500th Anniversary of the Protestant Reformation
“Out of the love of truth and the desire to elucidate it,” Martin Luther nailed 95 theses to the door of All Saints’ Church on October 31, 1517, in Wittenberg, Germany—the day historians consider the start of the Protestant Reformation. This year commemorates the 500th anniversary of that historic event and its remarkable impact. Every Protestant church and denomination owes its existence to the heroics of Luther, who advocated the reform of all churches based upon the primacy of biblical authority.
Before that day, the Catholic Church, centered in Rome, had tried for centuries to institute needed reforms. However, erratic leadership, along with social, economic, and political challenges, had prevented many of the reforms from succeeding. When Luther posted his 95 thesis statements (a common practice at the time), he proposed reforms that would benefit the Catholic Church and invited public dialogue about the suggested changes. His ideas quickly spread throughout Europe, aided by the newly invented printing press. The influence and imprint of the Reformation not only shaped the trajectory of the Protestant Church, but also nearly every aspect of society—science, literature, art, politics. Five centuries later, the significance of Luther’s claims still resonate with individuals, churches, and denominations.
Luther argued that Scripture alone (Lat., sola Scriptura), rather than Church leadership, represented the primary religious authority by which Christians should determine their beliefs, values, and practices. Luther criticized the Catholic view of sacraments and the sale of indulgences. Luther believed that sacraments were valuable because of the faith of those who partake of them, not because of the priests’ mediation. In addition, Luther emphasized salvation by grace alone (Lat., sola gratia) through faith alone (Lat., sola fide).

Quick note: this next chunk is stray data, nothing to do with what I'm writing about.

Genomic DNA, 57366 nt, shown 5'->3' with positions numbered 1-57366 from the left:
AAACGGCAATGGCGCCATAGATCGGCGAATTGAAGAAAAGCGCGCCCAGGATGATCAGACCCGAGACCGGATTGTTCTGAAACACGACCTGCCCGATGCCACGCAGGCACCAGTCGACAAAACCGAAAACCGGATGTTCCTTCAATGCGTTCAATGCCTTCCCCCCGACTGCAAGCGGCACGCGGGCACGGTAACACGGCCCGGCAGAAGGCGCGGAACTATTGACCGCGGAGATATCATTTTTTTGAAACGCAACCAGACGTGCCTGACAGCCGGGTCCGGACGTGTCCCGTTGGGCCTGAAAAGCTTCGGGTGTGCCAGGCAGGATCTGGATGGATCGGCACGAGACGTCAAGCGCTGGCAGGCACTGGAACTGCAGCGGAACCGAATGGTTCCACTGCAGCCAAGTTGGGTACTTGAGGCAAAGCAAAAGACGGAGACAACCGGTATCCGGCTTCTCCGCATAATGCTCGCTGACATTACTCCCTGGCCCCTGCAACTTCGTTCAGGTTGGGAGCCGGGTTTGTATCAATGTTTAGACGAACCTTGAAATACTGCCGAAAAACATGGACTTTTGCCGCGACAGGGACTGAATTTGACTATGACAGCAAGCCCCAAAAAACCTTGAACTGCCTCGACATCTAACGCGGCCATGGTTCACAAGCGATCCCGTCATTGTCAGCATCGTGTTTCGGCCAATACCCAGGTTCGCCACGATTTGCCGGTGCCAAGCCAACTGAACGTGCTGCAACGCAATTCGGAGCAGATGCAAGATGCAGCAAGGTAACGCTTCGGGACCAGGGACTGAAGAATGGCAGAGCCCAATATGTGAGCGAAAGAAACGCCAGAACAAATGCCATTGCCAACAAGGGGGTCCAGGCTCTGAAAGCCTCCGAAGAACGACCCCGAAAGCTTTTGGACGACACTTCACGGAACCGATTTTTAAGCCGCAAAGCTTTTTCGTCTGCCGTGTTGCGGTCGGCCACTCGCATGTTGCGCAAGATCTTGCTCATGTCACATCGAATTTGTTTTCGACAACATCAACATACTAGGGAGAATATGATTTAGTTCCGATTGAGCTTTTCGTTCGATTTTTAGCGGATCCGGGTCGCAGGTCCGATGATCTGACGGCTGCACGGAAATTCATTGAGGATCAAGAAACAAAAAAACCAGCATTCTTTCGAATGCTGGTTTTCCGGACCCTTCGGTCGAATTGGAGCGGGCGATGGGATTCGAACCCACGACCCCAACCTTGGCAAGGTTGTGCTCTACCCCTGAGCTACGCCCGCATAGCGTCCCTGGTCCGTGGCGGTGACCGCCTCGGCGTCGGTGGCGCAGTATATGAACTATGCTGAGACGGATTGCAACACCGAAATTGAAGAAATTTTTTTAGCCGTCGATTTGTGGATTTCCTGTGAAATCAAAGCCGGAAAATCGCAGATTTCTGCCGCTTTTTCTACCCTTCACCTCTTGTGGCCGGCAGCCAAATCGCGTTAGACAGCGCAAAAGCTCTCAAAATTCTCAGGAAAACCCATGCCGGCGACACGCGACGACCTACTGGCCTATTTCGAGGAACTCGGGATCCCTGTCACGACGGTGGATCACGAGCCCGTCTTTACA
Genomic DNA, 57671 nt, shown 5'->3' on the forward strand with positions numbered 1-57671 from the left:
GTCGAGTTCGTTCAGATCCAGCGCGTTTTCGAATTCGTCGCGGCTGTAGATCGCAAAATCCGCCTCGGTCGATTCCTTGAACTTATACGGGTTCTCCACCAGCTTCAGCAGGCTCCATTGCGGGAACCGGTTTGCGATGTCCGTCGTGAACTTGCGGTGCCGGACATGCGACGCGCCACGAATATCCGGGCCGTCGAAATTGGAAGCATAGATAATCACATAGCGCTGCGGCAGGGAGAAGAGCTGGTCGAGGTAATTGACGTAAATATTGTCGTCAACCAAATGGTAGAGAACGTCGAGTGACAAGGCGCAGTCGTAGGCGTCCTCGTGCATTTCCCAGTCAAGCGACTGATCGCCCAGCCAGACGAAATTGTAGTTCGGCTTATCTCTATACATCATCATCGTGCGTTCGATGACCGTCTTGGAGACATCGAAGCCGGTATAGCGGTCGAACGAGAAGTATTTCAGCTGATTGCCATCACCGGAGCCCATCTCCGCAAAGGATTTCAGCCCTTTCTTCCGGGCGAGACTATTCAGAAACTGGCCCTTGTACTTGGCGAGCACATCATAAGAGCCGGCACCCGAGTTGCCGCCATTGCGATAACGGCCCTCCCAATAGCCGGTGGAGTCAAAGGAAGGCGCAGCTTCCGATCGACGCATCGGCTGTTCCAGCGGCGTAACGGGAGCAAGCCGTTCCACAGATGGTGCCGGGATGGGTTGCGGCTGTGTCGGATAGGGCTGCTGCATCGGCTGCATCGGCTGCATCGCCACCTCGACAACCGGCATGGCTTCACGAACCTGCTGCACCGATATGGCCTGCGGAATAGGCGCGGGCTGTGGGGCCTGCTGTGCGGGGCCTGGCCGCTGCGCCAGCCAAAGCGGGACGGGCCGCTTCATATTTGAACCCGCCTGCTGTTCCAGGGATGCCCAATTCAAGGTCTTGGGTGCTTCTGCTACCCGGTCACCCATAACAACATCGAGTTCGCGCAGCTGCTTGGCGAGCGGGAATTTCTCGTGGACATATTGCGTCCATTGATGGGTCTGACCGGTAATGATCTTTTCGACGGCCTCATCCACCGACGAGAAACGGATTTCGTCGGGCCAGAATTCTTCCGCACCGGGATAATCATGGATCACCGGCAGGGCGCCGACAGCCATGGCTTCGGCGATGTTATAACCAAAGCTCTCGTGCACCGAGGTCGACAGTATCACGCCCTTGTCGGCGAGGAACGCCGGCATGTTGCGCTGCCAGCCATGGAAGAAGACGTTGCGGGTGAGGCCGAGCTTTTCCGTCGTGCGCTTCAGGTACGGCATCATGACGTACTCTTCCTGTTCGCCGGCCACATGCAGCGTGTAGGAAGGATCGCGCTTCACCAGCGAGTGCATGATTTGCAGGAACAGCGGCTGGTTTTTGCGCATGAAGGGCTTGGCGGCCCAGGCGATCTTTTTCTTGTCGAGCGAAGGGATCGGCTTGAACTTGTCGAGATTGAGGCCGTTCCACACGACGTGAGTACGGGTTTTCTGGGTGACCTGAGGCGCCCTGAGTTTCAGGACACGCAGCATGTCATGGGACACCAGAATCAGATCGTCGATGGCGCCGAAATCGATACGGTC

Regarding indulgences, Catholics believed in a treasury of merit stored up by Jesus Christ and the saints that aided in the moral purification of believers in purgatory after they die. Catholics sold indulgences, which enabled the treasury of merit to aid those in purgatory. However, Luther argued that the commercialization of indulgences led to abuses, such as people believing that they could buy their way into heaven.
In response, Pope Leo X excommunicated Luther. When Luther’s regional sovereign, Frederick III, Elector of Saxony, rescued him from execution, Luther began writing prolifically: theological treatises that helped establish the Protestant Reformation, and a German translation of the Bible so that all people would be able to read it for themselves. Thus, Luther empowered Christians to discover biblical truths for themselves and to respond as they believed God led them, both for salvation and for ministry.
Luther’s work sparked a succession of Christian reformations around Europe. In Great Britain, the Church of England (also known as the Anglican Church) began. Anglicans became a middle way (Lat., via media) between Lutheranism, which they considered too radical in its focus upon Scripture alone, and the Catholic Church, which held traditions that Anglicans wanted to preserve. Thus, Anglicans preserved many of the rites, rituals, and hymnody of Catholicism, which Lutherans rejected.